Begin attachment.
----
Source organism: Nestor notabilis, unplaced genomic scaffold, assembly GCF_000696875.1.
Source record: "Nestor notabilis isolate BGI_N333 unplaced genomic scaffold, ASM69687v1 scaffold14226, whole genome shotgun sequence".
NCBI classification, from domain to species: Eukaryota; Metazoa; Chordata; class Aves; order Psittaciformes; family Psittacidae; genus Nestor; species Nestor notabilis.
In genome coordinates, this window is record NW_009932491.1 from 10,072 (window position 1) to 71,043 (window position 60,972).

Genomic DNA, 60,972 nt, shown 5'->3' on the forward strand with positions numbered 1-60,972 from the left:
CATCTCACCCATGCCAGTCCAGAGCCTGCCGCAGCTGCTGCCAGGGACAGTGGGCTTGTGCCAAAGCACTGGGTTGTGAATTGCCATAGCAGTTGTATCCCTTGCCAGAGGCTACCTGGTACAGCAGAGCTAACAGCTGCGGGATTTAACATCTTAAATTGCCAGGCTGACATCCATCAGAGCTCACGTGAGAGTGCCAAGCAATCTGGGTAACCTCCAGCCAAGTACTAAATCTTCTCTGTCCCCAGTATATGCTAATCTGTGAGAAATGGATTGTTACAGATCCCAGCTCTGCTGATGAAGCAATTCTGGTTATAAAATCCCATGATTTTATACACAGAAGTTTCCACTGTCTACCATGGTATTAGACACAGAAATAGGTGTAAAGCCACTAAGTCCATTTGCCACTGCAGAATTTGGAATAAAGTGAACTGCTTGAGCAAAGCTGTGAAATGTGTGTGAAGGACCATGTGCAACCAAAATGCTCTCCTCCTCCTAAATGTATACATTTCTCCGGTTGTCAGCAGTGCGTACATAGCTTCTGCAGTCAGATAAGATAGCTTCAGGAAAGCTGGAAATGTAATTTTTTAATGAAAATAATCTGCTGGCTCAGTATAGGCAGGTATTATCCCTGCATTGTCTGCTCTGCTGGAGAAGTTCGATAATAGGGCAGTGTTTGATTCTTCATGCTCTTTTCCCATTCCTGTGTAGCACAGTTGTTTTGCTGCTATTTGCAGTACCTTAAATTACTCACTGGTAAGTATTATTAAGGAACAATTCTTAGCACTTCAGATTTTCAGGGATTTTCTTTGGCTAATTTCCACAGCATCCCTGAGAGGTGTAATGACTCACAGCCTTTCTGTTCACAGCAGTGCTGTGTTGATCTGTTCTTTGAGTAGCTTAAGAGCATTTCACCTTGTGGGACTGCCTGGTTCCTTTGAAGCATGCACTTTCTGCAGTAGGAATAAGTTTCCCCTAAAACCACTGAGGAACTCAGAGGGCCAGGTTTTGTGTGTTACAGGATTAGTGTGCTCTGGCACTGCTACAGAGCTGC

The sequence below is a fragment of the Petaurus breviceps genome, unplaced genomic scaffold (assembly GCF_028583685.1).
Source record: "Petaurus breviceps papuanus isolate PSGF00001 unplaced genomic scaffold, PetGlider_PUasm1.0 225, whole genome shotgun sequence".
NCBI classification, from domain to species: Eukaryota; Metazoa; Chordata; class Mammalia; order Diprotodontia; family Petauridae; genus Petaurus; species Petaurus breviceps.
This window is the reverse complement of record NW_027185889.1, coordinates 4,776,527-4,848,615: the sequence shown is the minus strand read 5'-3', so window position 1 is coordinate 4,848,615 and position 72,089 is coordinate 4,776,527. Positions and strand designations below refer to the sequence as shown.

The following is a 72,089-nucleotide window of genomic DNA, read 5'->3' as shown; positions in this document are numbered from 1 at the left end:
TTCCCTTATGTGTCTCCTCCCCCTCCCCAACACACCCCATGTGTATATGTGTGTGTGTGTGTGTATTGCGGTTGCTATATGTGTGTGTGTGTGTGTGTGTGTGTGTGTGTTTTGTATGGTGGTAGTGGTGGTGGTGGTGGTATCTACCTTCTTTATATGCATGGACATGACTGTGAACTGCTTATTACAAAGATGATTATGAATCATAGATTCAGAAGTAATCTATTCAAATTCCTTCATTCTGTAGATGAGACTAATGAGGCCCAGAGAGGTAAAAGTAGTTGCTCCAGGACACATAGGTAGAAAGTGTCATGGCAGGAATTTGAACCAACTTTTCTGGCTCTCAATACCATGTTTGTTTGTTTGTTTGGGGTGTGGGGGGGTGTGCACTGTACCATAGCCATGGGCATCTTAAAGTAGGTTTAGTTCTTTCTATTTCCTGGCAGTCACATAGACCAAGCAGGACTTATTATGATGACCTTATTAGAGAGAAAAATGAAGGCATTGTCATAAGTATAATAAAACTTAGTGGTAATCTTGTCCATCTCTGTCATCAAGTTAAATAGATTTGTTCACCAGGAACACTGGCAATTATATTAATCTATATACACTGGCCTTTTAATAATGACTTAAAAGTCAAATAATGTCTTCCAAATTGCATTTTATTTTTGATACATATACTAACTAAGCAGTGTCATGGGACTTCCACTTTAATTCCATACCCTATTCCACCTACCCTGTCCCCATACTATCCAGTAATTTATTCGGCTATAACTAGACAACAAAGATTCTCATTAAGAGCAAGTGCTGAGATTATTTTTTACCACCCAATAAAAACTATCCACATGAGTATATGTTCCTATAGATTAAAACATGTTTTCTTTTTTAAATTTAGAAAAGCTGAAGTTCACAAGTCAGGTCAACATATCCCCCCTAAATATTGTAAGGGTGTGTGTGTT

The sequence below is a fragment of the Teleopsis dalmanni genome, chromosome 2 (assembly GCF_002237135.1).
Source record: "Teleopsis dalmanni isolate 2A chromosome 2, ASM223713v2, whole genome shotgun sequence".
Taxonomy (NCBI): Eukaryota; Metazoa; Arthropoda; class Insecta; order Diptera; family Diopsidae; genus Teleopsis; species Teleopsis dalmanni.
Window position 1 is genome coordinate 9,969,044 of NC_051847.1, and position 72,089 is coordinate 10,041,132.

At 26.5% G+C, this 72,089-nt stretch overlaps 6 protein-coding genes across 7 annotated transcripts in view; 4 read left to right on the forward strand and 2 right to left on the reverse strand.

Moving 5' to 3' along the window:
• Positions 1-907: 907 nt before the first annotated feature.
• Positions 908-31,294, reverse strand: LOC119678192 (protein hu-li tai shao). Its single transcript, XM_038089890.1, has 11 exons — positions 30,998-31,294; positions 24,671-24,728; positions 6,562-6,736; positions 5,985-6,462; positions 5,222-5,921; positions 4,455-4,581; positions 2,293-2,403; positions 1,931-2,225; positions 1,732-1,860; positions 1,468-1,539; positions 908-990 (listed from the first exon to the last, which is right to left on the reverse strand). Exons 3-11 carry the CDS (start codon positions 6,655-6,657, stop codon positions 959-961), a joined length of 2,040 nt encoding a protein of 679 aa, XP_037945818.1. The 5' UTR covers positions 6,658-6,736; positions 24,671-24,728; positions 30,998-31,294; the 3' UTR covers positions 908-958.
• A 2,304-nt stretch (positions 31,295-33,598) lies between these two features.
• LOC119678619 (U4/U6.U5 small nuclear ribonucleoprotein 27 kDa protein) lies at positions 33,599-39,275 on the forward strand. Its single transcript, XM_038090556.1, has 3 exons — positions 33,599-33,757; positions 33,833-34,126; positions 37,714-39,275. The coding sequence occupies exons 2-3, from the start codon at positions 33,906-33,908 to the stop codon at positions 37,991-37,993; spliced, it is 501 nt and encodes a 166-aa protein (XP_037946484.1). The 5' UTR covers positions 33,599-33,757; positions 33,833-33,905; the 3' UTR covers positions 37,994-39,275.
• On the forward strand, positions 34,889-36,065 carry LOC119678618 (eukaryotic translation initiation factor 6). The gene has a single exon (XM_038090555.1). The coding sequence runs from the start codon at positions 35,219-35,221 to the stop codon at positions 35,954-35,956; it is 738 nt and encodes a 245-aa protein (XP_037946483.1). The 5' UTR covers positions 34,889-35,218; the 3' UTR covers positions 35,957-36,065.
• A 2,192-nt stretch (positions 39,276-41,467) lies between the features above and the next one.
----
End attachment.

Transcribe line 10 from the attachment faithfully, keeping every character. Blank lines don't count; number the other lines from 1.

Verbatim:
This window is the reverse complement of record NW_027185889.1, coordinates 4,776,527-4,848,615: the sequence shown is the minus strand read 5'-3', so window position 1 is coordinate 4,848,615 and position 72,089 is coordinate 4,776,527. Positions and strand designations below refer to the sequence as shown.